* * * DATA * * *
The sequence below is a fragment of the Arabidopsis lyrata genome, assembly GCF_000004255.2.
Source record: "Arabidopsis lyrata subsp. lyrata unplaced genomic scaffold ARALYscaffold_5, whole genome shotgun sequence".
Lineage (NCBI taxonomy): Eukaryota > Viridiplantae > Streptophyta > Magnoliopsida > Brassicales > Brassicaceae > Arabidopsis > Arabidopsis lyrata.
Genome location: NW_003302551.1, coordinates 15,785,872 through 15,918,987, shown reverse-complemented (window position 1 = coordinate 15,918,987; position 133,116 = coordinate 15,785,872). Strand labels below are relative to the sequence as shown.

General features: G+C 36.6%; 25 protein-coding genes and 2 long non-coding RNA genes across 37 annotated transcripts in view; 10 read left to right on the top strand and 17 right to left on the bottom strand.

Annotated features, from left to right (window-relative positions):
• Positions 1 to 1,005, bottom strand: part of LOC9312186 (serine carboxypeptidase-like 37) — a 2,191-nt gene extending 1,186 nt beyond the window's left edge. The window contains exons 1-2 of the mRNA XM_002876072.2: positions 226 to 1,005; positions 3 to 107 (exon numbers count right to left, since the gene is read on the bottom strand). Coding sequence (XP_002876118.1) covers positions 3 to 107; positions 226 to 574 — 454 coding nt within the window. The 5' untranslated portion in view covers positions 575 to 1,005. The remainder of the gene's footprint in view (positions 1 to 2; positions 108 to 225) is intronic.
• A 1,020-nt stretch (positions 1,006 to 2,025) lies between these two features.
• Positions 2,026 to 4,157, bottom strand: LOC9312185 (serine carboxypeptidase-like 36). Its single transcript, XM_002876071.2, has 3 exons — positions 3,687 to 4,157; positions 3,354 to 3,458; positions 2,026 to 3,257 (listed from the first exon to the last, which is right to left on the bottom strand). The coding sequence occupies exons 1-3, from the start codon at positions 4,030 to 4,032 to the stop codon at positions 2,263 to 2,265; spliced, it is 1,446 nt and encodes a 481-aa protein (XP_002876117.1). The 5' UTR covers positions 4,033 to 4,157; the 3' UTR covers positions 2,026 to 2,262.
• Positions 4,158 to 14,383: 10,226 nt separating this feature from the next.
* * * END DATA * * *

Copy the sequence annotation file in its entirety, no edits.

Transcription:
The sequence below is a fragment of the Arabidopsis lyrata genome, assembly GCF_000004255.2.
Source record: "Arabidopsis lyrata subsp. lyrata unplaced genomic scaffold ARALYscaffold_5, whole genome shotgun sequence".
Lineage (NCBI taxonomy): Eukaryota > Viridiplantae > Streptophyta > Magnoliopsida > Brassicales > Brassicaceae > Arabidopsis > Arabidopsis lyrata.
Genome location: NW_003302551.1, coordinates 15,785,872 through 15,918,987, shown reverse-complemented (window position 1 = coordinate 15,918,987; position 133,116 = coordinate 15,785,872). Strand labels below are relative to the sequence as shown.

General features: G+C 36.6%; 25 protein-coding genes and 2 long non-coding RNA genes across 37 annotated transcripts in view; 10 read left to right on the top strand and 17 right to left on the bottom strand.

Annotated features, from left to right (window-relative positions):
• Positions 1 to 1,005, bottom strand: part of LOC9312186 (serine carboxypeptidase-like 37) — a 2,191-nt gene extending 1,186 nt beyond the window's left edge. The window contains exons 1-2 of the mRNA XM_002876072.2: positions 226 to 1,005; positions 3 to 107 (exon numbers count right to left, since the gene is read on the bottom strand). Coding sequence (XP_002876118.1) covers positions 3 to 107; positions 226 to 574 — 454 coding nt within the window. The 5' untranslated portion in view covers positions 575 to 1,005. The remainder of the gene's footprint in view (positions 1 to 2; positions 108 to 225) is intronic.
• A 1,020-nt stretch (positions 1,006 to 2,025) lies between these two features.
• Positions 2,026 to 4,157, bottom strand: LOC9312185 (serine carboxypeptidase-like 36). Its single transcript, XM_002876071.2, has 3 exons — positions 3,687 to 4,157; positions 3,354 to 3,458; positions 2,026 to 3,257 (listed from the first exon to the last, which is right to left on the bottom strand). The coding sequence occupies exons 1-3, from the start codon at positions 4,030 to 4,032 to the stop codon at positions 2,263 to 2,265; spliced, it is 1,446 nt and encodes a 481-aa protein (XP_002876117.1). The 5' UTR covers positions 4,033 to 4,157; the 3' UTR covers positions 2,026 to 2,262.
• Positions 4,158 to 14,383: 10,226 nt separating this feature from the next.